As stated earlier, in order to stimulate more such research applications, NIDA and NIAAA joined with NIMH last summer in issuing a Program Announcement (PA) for research on pathological gambling. This PA encouraged all disciplines to consider basic, clinical, and services research in this area, and provided for a date for receipt of applications and a special review group devoted specifically to these applications. Consistent with our general experience with research grant applications in a relatively new research area, the scientific peer review of the first submissions under the PA resulted in no applications with ratings of scientific merit in the normally fundable range. Many of the applications in response to the PA were very promising, and if the applicants adequately address the various concerns of the reviewers and resubmit their applications at a later date, some may well improve sufficiently in scientific quality to be within the fundable range in the next round of review.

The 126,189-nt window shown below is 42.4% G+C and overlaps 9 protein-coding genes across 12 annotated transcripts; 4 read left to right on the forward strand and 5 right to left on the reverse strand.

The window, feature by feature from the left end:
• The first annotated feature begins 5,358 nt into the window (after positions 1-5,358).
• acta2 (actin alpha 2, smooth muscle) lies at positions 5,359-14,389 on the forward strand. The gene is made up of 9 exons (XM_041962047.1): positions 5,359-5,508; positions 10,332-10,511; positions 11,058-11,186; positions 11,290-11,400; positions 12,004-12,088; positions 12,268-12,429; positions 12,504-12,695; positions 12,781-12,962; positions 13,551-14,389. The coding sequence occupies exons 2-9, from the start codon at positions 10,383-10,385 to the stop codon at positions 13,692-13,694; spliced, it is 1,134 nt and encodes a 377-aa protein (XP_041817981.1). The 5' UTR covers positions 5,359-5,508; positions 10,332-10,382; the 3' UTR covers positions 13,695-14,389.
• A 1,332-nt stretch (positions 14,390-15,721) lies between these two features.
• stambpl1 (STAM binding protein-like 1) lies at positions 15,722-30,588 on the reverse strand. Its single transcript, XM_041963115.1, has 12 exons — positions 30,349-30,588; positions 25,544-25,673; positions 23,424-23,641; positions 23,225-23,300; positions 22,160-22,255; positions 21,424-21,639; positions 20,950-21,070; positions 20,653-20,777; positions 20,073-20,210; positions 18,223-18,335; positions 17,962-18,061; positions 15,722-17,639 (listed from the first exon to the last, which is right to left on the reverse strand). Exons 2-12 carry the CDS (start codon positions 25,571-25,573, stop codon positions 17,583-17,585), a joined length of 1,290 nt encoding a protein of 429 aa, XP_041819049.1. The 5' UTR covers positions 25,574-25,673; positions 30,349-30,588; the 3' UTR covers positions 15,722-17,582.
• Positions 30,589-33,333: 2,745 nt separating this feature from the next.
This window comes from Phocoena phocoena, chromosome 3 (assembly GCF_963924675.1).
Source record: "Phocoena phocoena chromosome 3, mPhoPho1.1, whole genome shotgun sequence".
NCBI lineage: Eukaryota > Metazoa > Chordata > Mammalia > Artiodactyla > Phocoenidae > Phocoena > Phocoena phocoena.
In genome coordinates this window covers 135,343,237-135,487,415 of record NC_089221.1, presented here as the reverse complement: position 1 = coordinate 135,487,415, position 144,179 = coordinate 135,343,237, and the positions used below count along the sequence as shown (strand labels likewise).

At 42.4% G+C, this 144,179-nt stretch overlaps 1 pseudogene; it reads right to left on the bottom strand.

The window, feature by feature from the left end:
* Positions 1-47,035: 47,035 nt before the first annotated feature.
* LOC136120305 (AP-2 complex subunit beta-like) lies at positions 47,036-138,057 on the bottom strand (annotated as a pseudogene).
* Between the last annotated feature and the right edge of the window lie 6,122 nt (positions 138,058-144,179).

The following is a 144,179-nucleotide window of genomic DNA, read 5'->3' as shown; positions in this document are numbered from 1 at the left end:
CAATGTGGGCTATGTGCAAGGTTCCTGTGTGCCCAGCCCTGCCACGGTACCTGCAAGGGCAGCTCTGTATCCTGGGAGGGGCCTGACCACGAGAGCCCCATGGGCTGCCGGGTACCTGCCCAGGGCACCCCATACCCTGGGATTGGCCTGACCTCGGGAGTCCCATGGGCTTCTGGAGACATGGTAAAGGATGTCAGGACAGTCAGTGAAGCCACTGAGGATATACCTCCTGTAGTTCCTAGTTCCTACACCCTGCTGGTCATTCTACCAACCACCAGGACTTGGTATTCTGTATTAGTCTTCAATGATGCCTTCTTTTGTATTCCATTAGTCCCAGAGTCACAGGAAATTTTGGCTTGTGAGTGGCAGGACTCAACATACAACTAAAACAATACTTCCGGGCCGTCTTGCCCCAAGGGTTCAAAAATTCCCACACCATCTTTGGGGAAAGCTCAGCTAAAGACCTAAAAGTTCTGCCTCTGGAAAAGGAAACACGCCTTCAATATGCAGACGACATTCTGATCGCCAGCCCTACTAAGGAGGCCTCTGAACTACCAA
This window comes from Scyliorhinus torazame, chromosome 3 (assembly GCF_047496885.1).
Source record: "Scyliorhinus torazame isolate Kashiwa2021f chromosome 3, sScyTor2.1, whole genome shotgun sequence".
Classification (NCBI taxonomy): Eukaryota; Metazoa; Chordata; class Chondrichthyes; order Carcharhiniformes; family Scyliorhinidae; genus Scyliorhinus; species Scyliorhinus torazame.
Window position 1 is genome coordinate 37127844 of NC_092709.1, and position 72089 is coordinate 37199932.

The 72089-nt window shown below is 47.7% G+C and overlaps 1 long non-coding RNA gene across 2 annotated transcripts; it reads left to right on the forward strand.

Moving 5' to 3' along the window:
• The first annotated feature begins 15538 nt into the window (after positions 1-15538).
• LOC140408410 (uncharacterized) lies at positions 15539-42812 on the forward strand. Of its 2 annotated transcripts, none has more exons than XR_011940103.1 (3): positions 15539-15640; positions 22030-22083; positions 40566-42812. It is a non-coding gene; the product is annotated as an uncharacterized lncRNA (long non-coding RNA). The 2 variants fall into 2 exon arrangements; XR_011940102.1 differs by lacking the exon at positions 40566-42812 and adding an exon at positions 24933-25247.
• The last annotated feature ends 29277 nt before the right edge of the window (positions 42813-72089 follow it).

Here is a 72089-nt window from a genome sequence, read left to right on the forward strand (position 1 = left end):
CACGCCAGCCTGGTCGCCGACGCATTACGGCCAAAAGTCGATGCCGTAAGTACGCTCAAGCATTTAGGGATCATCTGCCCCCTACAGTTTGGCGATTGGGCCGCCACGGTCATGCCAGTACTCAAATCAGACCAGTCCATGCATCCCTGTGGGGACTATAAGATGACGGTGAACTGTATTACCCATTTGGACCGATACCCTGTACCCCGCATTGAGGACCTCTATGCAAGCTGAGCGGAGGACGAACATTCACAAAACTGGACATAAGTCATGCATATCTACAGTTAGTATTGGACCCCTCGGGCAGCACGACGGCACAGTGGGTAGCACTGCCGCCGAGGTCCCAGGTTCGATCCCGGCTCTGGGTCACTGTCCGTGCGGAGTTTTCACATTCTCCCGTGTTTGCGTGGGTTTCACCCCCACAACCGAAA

We feel very strongly that funding studies of low or questionable scientific quality does not advance the scientific knowledge base and is not a responsible use of taxpayers' funds. It is likely that over the next several years we will be able to support research studies of high scientific merit that will help us understand the roots of pathological gambling and offer more effective techniques for its prevention and treatment. To this end, NIMH staff provides technical assistance to investigators with promising applications. Thus, the initial submissions in response to the PA are not lost opportunities, but first steps for some on the road to funding.